Your families, your teachers, and I are doing everything we can to make sure you have the education you need to answer these questions. I’m working hard to fix up your classrooms and get you the books, equipment and computers you need to learn. But you’ve got to do your part too. So I expect you to get serious this year. I expect you to put your best effort into everything you do. I expect great things from each of you. So don’t let us down – don’t let your family or your country or yourself down. Make us all proud. I know you can do it.

Thank you, God bless you, and God bless America.

 

Celebrating a Decade August 19, 2009

Filed under: Family,Life — kunderwood @ 11:46 am

A decade is a significant amount of time!  A lot happens in 10 years.  It is so hard to believe that 10 years ago right now I was laying in a hospital bed waiting to meet my firstborn, my son!  Brent and I were beside ourselves with excitement.  Well, technically, I think by this point in the day I may have been beside myself with some “happy drugs”… boy, did I like those!  But, I was very happy!  And very insistent that I wasn’t falling asleep… although Brent would beg to differ… since he was the undrugged, wide-awake one of us and all.

But then he came!  Trent Whittaker was born!!  We were so in love!  That hasn’t stopped in the last 10 years.  At times we have been frustrated, angry, confused, and bewildered by him and his antics… but way more than any of that we have been enamored, proud, awed, and pleased at the boy growing up before us… and in many cases, in spite of us.  We are excited to see what the next 10 years hold for this young man… because that is exactly what he is becoming!

Happy Birthday, my sweet boy!!  We love the kind, sensitive, loving son, brother and friend that you’ve always been!

August 2009 114

 

Seeing the Other Side of Things August 16, 2009

Filed under: faith,Friends,health,Life — kunderwood @ 12:40 pm

There have been a lot of heated discussions about health care in recent days.  Some in town hall meetings, some on news programs, some in people’s living rooms.

I would venture a guess that most (if not all) of the people that are pushing or buying into the fearmongering of the government getting involved in our health care have acceptable health insurance.  It’s easy to fear what we don’t know and natural to want to cover our own butts.  However, a huge part of what got our country into the financial disarray that we’re in now is our selfishness and sense of entitlement.  I know I certainly have been a part of that.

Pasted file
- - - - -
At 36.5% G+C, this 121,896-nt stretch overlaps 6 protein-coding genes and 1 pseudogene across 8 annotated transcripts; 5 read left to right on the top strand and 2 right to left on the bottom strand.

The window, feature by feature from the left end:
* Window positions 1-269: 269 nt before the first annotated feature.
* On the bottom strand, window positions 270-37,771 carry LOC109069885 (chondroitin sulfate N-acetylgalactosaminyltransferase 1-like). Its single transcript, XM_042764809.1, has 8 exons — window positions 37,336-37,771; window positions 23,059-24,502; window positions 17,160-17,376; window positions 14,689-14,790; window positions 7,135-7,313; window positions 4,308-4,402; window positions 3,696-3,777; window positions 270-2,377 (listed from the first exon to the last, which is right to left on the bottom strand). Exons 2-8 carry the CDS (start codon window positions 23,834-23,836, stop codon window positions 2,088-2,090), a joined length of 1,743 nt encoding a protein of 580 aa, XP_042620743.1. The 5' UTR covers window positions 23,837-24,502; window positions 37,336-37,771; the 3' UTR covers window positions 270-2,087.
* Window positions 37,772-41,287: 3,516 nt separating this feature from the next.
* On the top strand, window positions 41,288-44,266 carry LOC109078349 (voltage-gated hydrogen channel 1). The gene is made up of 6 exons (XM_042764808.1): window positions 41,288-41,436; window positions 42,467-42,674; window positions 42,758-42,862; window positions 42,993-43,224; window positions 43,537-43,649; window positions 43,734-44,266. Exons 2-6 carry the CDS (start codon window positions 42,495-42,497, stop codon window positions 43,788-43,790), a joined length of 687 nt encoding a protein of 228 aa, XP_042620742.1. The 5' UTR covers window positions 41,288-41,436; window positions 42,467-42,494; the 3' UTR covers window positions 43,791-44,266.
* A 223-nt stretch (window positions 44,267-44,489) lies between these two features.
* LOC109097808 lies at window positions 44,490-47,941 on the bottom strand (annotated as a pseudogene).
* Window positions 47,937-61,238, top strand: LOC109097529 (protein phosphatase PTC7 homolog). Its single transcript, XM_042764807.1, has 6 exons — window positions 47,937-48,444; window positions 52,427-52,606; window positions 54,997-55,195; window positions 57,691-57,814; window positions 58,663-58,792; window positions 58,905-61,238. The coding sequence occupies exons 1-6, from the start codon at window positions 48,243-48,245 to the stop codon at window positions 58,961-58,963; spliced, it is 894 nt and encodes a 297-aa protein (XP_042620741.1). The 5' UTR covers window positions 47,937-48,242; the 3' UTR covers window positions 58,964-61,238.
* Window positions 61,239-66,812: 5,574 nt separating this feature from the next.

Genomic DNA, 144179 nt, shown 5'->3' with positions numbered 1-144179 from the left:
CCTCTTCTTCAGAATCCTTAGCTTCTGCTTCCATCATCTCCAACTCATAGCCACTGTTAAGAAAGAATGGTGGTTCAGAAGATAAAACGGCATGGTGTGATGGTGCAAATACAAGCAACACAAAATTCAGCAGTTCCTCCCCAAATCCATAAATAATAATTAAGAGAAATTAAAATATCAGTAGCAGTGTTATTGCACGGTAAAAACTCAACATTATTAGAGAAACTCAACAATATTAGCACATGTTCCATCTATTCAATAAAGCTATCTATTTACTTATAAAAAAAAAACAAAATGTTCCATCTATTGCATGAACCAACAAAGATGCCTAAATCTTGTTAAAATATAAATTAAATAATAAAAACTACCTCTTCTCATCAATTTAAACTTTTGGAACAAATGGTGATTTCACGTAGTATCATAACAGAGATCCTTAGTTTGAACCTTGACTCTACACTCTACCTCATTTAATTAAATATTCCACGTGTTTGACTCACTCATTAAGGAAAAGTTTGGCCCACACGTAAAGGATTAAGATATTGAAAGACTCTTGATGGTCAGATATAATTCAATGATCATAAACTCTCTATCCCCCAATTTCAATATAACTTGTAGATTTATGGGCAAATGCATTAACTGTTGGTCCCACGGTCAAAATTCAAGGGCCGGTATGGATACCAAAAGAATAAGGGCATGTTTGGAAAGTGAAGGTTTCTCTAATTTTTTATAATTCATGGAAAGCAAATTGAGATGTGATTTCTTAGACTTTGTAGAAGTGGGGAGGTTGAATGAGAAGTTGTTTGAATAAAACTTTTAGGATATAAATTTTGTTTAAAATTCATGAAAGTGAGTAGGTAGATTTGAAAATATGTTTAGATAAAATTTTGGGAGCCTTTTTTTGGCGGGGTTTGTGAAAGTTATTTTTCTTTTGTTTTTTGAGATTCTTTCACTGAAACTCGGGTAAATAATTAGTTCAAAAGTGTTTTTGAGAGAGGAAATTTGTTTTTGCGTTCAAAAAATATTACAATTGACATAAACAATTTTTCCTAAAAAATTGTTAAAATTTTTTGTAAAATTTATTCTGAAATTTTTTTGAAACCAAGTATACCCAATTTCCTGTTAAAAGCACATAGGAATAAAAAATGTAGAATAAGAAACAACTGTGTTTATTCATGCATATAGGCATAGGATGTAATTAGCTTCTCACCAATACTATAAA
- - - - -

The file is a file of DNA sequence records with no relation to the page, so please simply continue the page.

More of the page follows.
I’m not going to pretend to understand every side of this issue, but I would like to show another side that maybe not everyone sees.  I would also encourage you, if you are concerned about what is happening, to talk to someone who does not currently have health insurance and hear their side.  If you don’t know such a person, that may tell you something too.

Here is a recent quote from President Obama, and the response below it of one of my friends:

“In the end, this isn’t about politics. This is about people’s lives and livelihoods. This is about people’s businesses. This is about America’s future, and whether we will be able to look back years from now and say that this was the moment whe n we made the changes we needed, and gave our children a better life. I believe we can, and I believe we will.”

Let’s get past the politics of this and get the real information. The real deal is that because of a health condition I’ve lived with for years Anthem wants to charge me $1200 A MONTH for health insurance. Who is that good for? Instead we live off of meager coverage that Art’s school provides and hope nothing goes wrong…I’m ready for some new options…


 

Happy 5th Birthday, Avery! August 1, 2009

Filed under: Family,Life — kunderwood @ 8:57 am

It is so hard to believe that Avery is turning 5 already.   She has been so excited for this birthday to come, and I have to be honest, I have been too.  I think I sort of survive the toddler years, which I’m sure is a horrible thing to say.  They fly by and there is  fun in watching each child learn new things and become the little person that they are.  But it’s soooo hard!  I’ve always “joked” that I would have a ton of kids if I could have them from newborn to 1, then have someone else take them and then get them back again at 4.  Yeah, I know… CPS is on its way…!  (All I can say is that they can spend a morning with Tessa and they’ll agree… but it’s not her story today,so.)

Avery.  She has grown into such a sweet little girl!  She has grown up so much this past year with her emotional and social maturity.  She has learned that now she’s a big sister too, not just a little sister, and she cherishes the role and does it very well… most of the time.  She has learned how to write her name and her ABC’s.  Avery has learned how to be a good sharerer (her word) and how to talk when she doesn’t get her way- instead of constantly melting down.  She has learned that mom and dad really mean what they say.  She has learned to take responsibility for her things and herself and her actions.

I’m guessing that I’m not the only adult that is still working on a lot of these things.  It amazes me how I am constantly being humbled that I don’t get half of this right all the time.  Kids have an amazing way of teaching us that we are still learners too.  And they have a much nicer way of teaching it than I do.  Avery loves to remind me that I am her “favorite mommy EVER!” and that she loves me “every day, and every night, and every sight.”  Love this girl!!!

HAPPY 5TH BIRTHDAY, AVERY CLARE!!